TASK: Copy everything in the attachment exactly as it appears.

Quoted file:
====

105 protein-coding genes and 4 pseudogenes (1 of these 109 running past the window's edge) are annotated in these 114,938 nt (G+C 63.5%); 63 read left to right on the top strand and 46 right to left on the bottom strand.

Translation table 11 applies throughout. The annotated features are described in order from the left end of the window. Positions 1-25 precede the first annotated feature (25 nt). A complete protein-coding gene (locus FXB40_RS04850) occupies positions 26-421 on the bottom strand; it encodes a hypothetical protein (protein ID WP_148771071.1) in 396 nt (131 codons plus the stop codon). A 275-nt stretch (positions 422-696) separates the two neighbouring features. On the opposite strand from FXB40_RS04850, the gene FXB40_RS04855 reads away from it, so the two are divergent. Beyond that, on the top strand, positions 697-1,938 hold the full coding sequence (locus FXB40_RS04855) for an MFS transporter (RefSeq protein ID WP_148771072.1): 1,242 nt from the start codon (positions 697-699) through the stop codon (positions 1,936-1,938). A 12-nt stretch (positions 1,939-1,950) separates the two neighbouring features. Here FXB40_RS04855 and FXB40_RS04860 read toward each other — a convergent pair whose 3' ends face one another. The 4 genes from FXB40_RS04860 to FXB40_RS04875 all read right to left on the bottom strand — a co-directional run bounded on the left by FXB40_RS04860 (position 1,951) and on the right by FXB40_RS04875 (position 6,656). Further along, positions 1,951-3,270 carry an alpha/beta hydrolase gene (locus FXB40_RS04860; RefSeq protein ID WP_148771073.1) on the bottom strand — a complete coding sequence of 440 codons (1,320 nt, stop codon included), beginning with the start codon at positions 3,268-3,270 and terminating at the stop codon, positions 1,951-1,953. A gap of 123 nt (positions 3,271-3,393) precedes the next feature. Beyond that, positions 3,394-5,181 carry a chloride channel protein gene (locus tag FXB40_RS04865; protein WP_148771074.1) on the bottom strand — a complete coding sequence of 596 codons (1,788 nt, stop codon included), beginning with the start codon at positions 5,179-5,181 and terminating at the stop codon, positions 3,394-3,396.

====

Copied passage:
105 protein-coding genes and 4 pseudogenes (1 of these 109 running past the window's edge) are annotated in these 114,938 nt (G+C 63.5%); 63 read left to right on the top strand and 46 right to left on the bottom strand.

Translation table 11 applies throughout. The annotated features are described in order from the left end of the window. Positions 1-25 precede the first annotated feature (25 nt). A complete protein-coding gene (locus FXB40_RS04850) occupies positions 26-421 on the bottom strand; it encodes a hypothetical protein (protein ID WP_148771071.1) in 396 nt (131 codons plus the stop codon). A 275-nt stretch (positions 422-696) separates the two neighbouring features. On the opposite strand from FXB40_RS04850, the gene FXB40_RS04855 reads away from it, so the two are divergent. Beyond that, on the top strand, positions 697-1,938 hold the full coding sequence (locus FXB40_RS04855) for an MFS transporter (RefSeq protein ID WP_148771072.1): 1,242 nt from the start codon (positions 697-699) through the stop codon (positions 1,936-1,938). A 12-nt stretch (positions 1,939-1,950) separates the two neighbouring features. Here FXB40_RS04855 and FXB40_RS04860 read toward each other — a convergent pair whose 3' ends face one another. The 4 genes from FXB40_RS04860 to FXB40_RS04875 all read right to left on the bottom strand — a co-directional run bounded on the left by FXB40_RS04860 (position 1,951) and on the right by FXB40_RS04875 (position 6,656). Further along, positions 1,951-3,270 carry an alpha/beta hydrolase gene (locus FXB40_RS04860; RefSeq protein ID WP_148771073.1) on the bottom strand — a complete coding sequence of 440 codons (1,320 nt, stop codon included), beginning with the start codon at positions 3,268-3,270 and terminating at the stop codon, positions 1,951-1,953. A gap of 123 nt (positions 3,271-3,393) precedes the next feature. Beyond that, positions 3,394-5,181 carry a chloride channel protein gene (locus tag FXB40_RS04865; protein WP_148771074.1) on the bottom strand — a complete coding sequence of 596 codons (1,788 nt, stop codon included), beginning with the start codon at positions 5,179-5,181 and terminating at the stop codon, positions 3,394-3,396.